Spanish cuisine might be better-known for its tapas, grilled prawns and paella, but the nation also has a strong tradition of tasty, refreshing or hearty soups. They make an excellent starter choice for your next Spanish-themed dinner party.
Cocido is Madrid’s signature dish. Cuts of meat, chorizo and vegetables are cooked slowly in a broth flavoured with the smoked paprika known as pimenton. The liquid is then served in a highly-flavoured soup, occasionally bulked out with tiny pasta.
Gazpacho is the famous Andalucian cold soup of blended cucumber, tomato, garlic and stock. Recipes vary across the region and often softened bread is used to thicken the gazpacho. A variant is ajo blanco, an almond and garlic soup that is influenced by Moorish dishes and is perfect for the hot summers of inland Andalucia.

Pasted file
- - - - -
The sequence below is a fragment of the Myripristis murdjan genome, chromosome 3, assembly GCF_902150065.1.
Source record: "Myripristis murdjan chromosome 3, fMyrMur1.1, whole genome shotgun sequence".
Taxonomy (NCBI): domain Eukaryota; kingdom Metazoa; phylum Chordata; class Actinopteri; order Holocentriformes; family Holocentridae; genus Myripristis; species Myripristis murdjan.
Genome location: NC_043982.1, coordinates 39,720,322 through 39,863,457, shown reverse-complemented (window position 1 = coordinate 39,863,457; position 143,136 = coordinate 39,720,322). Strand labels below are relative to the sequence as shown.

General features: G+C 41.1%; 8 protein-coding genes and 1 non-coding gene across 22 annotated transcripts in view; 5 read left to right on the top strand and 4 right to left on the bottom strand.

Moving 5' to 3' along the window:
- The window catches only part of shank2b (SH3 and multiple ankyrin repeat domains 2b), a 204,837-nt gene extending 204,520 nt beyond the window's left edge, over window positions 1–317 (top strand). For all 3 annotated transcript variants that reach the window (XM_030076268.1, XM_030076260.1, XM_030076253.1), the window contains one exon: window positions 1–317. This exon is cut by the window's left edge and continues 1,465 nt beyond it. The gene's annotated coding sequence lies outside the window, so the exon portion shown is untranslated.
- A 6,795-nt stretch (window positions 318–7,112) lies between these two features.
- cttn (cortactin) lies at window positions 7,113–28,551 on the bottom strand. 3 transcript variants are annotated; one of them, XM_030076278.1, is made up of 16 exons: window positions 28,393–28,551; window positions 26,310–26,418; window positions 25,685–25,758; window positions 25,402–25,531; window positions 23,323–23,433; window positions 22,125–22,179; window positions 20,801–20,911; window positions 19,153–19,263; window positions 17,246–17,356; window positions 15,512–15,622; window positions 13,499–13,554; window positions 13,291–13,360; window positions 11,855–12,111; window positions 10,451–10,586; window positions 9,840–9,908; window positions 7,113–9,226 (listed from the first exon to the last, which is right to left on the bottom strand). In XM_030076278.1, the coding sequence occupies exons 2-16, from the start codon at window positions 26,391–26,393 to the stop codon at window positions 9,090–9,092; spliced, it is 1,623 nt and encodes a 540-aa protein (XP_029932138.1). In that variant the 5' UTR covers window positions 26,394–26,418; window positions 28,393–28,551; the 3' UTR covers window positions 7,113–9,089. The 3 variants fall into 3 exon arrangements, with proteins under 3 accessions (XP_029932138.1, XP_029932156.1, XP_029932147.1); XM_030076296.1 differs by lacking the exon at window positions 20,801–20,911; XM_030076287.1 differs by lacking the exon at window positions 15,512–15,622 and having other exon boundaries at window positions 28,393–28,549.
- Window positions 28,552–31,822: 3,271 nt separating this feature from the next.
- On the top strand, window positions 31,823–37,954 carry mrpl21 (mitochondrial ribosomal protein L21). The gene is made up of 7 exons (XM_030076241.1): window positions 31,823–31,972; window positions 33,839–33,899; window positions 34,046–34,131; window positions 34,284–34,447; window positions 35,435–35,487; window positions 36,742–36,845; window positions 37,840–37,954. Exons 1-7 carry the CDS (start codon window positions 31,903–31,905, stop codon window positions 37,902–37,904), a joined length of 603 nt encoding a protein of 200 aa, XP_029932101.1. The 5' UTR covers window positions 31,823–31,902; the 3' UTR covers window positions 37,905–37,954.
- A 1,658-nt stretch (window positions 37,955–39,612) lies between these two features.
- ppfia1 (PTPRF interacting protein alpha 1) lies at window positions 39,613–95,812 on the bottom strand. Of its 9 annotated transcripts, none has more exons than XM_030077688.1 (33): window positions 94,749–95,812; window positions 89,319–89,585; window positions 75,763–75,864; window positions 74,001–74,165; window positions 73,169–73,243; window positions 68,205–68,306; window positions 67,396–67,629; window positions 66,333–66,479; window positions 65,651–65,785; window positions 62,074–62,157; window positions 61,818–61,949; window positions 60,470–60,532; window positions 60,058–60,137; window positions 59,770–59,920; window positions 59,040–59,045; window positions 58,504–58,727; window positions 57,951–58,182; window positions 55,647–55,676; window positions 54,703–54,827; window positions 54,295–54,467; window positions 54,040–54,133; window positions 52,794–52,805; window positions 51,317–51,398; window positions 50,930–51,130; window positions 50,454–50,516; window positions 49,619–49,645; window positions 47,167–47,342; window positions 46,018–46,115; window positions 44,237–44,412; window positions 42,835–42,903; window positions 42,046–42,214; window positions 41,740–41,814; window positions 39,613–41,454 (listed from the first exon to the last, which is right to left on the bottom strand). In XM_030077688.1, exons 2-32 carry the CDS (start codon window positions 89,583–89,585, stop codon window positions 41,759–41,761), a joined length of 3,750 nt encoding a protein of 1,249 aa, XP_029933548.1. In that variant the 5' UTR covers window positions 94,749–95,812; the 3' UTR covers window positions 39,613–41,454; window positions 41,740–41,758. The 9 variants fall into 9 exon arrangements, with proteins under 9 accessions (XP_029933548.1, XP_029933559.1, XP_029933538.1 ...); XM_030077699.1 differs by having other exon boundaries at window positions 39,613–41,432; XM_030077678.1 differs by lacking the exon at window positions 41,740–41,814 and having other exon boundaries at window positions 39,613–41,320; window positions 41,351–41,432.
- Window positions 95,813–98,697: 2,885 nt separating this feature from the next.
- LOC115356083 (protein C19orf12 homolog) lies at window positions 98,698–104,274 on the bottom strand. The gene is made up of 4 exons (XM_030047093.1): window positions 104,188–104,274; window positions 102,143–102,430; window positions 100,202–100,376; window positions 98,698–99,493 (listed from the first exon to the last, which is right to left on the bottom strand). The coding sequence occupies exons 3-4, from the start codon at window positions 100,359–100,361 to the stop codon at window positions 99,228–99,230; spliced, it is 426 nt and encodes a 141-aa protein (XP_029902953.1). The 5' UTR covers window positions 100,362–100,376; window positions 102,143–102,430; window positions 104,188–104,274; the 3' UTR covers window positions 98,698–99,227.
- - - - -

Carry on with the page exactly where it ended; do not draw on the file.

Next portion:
Marmitako is a rich tuna soup that is eaten all along the northern coast of Spain. It has Basque origins but neighbouring Cantabria and Asturias have given the dish their own variations. The basis is white tuna, or bonito, with potatoes and green peppers in a saffron-tinged broth.
The Cazuela de Marinera, or fish stew, has variations around the Spanish coast, but revolves around firm white fish and shellfish, usually mussels and clams, cooked in a rich, tomato-based stock, with white wine. It is a Spanish relation of the French bouillabaisse.
Caldo Gallego is a hearty stew made in the rural regions of Galicia in the north-west. The basis of the soup is potatoes and grelos, the green leaves of turnips, although it is often made with cabbage. The stock is flavoured with ham or a pork knuckle. The addition of white beans is optional.